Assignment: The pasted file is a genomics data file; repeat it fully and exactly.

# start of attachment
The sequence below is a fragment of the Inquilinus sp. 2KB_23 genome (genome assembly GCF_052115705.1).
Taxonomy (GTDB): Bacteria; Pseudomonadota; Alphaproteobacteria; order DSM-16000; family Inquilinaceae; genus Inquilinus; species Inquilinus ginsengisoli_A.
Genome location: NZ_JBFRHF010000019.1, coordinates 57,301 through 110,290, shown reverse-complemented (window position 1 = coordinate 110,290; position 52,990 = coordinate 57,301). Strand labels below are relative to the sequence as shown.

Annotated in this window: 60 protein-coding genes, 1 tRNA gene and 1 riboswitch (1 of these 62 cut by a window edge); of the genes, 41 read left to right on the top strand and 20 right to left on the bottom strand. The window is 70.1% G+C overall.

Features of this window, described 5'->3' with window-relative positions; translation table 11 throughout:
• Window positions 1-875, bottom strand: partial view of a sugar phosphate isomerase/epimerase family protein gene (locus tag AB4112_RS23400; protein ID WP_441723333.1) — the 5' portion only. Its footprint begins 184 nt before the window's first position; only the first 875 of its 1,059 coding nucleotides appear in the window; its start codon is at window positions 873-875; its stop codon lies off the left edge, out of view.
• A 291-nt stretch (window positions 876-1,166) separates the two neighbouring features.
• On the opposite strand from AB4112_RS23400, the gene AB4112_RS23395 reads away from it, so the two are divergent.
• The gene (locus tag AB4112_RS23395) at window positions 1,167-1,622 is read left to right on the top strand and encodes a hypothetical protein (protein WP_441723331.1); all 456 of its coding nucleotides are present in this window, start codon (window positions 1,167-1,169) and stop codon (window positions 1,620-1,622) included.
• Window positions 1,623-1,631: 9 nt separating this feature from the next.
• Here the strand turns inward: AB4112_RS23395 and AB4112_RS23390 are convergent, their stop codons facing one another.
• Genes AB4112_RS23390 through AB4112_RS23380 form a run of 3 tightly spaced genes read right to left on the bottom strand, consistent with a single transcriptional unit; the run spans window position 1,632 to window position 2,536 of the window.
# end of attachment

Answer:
The sequence below is a fragment of the Inquilinus sp. 2KB_23 genome (genome assembly GCF_052115705.1).
Taxonomy (GTDB): Bacteria; Pseudomonadota; Alphaproteobacteria; order DSM-16000; family Inquilinaceae; genus Inquilinus; species Inquilinus ginsengisoli_A.
Genome location: NZ_JBFRHF010000019.1, coordinates 57,301 through 110,290, shown reverse-complemented (window position 1 = coordinate 110,290; position 52,990 = coordinate 57,301). Strand labels below are relative to the sequence as shown.

Annotated in this window: 60 protein-coding genes, 1 tRNA gene and 1 riboswitch (1 of these 62 cut by a window edge); of the genes, 41 read left to right on the top strand and 20 right to left on the bottom strand. The window is 70.1% G+C overall.

Features of this window, described 5'->3' with window-relative positions; translation table 11 throughout:
• Window positions 1-875, bottom strand: partial view of a sugar phosphate isomerase/epimerase family protein gene (locus tag AB4112_RS23400; protein ID WP_441723333.1) — the 5' portion only. Its footprint begins 184 nt before the window's first position; only the first 875 of its 1,059 coding nucleotides appear in the window; its start codon is at window positions 873-875; its stop codon lies off the left edge, out of view.
• A 291-nt stretch (window positions 876-1,166) separates the two neighbouring features.
• On the opposite strand from AB4112_RS23400, the gene AB4112_RS23395 reads away from it, so the two are divergent.
• The gene (locus tag AB4112_RS23395) at window positions 1,167-1,622 is read left to right on the top strand and encodes a hypothetical protein (protein WP_441723331.1); all 456 of its coding nucleotides are present in this window, start codon (window positions 1,167-1,169) and stop codon (window positions 1,620-1,622) included.
• Window positions 1,623-1,631: 9 nt separating this feature from the next.
• Here the strand turns inward: AB4112_RS23395 and AB4112_RS23390 are convergent, their stop codons facing one another.
• Genes AB4112_RS23390 through AB4112_RS23380 form a run of 3 tightly spaced genes read right to left on the bottom strand, consistent with a single transcriptional unit; the run spans window position 1,632 to window position 2,536 of the window.